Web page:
12.18.13 [Weekly Reviews]

Conan The Barbarian #23 (Dark Horse): The colors on the opening page are a ridiculously good bit of foreboding from Dave Stewart. The words remastered by Brian Wood suggest, not quite otherworldly visitation, but the de-evolution of a gene pool not quite diverse enough. Conan is enveloped in something much larger than himself, in fate, lost in a jungle, the bloodlust of battle and the fog of lotus, and evidence of his comrades from The Tigress fleeing in a panic (oh, it just occurred to me, The Tigress should be the name of a Ninth Wave ship in The Massive, crazy crossover!). I don’t know about you all, but I’m accustomed to seeing Riccardo Burchielli drawing New York City, so this raw, unhinged, power in his art was such a rewarding surprise. There’s something wild and different about it, and if Dark Horse was thinkin’ straight, they’d be putting him on a Tarzan reboot ASAP. Conan’s encounter with N’Gora was so sad, here’s a man who he truly respects, a man he considers kin, and Conan’s only recourse is to be resigned to do what he must. This issue is one of the best of the run, if not the best, in some ways the punctuation that the entire run has been building toward for the last two years. It’s full of emotion, guilt, and brutality. It is somber, dark, and energetic, everything I like in my genre fiction. There are a couple full page shots at the end that will stop you dead in your tracks. One period of Conan’s life ends abruptly right here on the page. If there were any vestigial traces of a young man in Conan, that youth is now violently ripped from his soul. When Conan started fleeing out of the woods, when he starts to come upon The Tigress, even though I knew how it must end, even though I’ve known all along, even though I read the old Marvel Comics and knew exactly what to expect, I just wasn’t prepared for this. I just kept muttering with dread "oh no… no… no… no… no… no… no… no… no… no…" Grade A+.

The Massive #18 (Dark Horse): Mag makes a startling (for him) discovery in Cal’s quarters that leads to the line “a log of my best friend’s slow death of cancer.” Ugh, there’s so much going on in that line, the confession of enduring friendship, the inherent shock and sorrow, and the slow war(s) that Ninth Wave just keeps continuing to wage and lose. There’s also the interesting bit about why Lars would be in on it ahead of Mag, especially when Mag is the one who steps up to diplomatically extricate the gang from their current situation. Well, Cal’s ashore, there’s more Mary Mystery, and the "Longship" arc comes to a close. Nitpick, but the gun drawn doesn’t really look at all like the Glock 17 scripted, but that’s ok, Cal is mostly pissed because Bors has him figured out, from origin, to motivation, to current existential crisis, another open-ended ending from Wood, about the conflict of two guys threatening to pull down two entirely different groups. Grade A.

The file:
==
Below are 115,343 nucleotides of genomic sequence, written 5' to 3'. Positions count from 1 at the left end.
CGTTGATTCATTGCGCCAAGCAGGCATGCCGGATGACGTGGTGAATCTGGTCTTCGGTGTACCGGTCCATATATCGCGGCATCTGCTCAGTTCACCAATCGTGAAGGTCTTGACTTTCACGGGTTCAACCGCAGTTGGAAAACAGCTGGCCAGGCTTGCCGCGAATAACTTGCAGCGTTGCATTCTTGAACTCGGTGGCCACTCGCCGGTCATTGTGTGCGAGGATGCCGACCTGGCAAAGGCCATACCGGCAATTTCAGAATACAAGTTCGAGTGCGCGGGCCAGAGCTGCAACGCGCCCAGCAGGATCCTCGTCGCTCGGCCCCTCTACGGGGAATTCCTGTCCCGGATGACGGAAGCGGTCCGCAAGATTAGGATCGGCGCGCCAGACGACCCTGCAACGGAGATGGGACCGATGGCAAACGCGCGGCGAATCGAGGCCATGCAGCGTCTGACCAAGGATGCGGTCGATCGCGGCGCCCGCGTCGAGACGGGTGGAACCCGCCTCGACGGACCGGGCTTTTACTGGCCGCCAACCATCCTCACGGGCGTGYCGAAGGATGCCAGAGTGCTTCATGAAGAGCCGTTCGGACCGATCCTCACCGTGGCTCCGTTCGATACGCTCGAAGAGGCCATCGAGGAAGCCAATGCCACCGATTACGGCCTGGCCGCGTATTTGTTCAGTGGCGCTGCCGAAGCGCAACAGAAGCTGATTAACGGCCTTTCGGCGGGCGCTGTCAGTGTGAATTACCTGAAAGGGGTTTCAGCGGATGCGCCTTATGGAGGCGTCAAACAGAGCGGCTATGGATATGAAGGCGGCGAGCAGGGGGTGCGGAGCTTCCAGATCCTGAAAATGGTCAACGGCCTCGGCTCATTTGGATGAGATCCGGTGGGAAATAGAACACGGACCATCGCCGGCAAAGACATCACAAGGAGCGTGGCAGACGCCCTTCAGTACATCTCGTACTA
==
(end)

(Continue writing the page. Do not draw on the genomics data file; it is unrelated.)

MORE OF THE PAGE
Buzzkill #4 (Dark Horse): There’s not many books that could open with an Othello quote and have it play relevant instead of just an empty grab at sophistication, but here you go. The team infuses this book with the malformed guilt of a child, and how that can shape actions as an adult, hitting the startling family connection which was recently revealed. I loved all the stylized lines, forced perspectives, and how the art can “pop” through the panels while imparting so much depth. It’s like Neal Adams doing manga speed lines or some damn thing. While the showdown brings about an end of sorts, I hope I’m not the only one thinking that this title could be managed like the great Luther Strode, an open-ended mechanism to tell more tales with, as we’ve witnessed the hard-earned birth of a hero. This was one of the underrated gems of 2013. Grade A.

Locke & Key: Alpha #2 (IDW): I like when comics hit a planned ending and don’t meander. It sounds simplistic to say, but good stories have a definitive beginning, middle, and end. At the end of Joe Hill’s opus, it’s an emotionally satisfying read, and regardless of what you think about his writing or this genre, please give it up for Gabriel Rodriguez. Dude is one of the absolute finest artists working in the industry today. His style is so polished and so emotive, full of rich thick lines, able to impart the right weight to the substantial action or emotional heft. He could do anything and I’d check it out. I thought the immolating vampire “burn-away” was a little Buffy-esque, but otherwise this is full of memorable moments, whether it’s death being like “drowning in emotions you never wanted to feel,” or “your body is a lock, death is the key.” It’s a bittersweet ending that I was ready to compare to the grand denouement of Six Feet Under, but then it went and leaned a little too far toward the sweet side with a deus ex machina save at the last minute. Grade A-.

X-Men #8 (Marvel): I’ve given Terry Dodson a lot of crap about the cheesecake quotient in his art, but that Monet cover is slick as hell, and it’s not just because I love the character. The clever visuals continue with Psylocke’s “psychic bubbles” as she unsheathes her sword to aid Rachel on watch. That opening sequence is just so smart and taut, and Brian Wood continues the mostly female cast with villains including Lady Deathstrike and Typhoid Mary, while connecting it all back to John Sublime, Arkea, Sabra, and all kinds of drops that nod to the bits I’ve enjoyed at various points during his various runs. There are moral implications to the would-be body-mod power enhancements, and not just the raw threat it poses to the X-Men. Unfortunately, the shift from Dodson to Kitson is a fairly jarring art transition, and the front of the book is aesthetically much stronger than the end. Grade B+.


Post a Comment

<< Home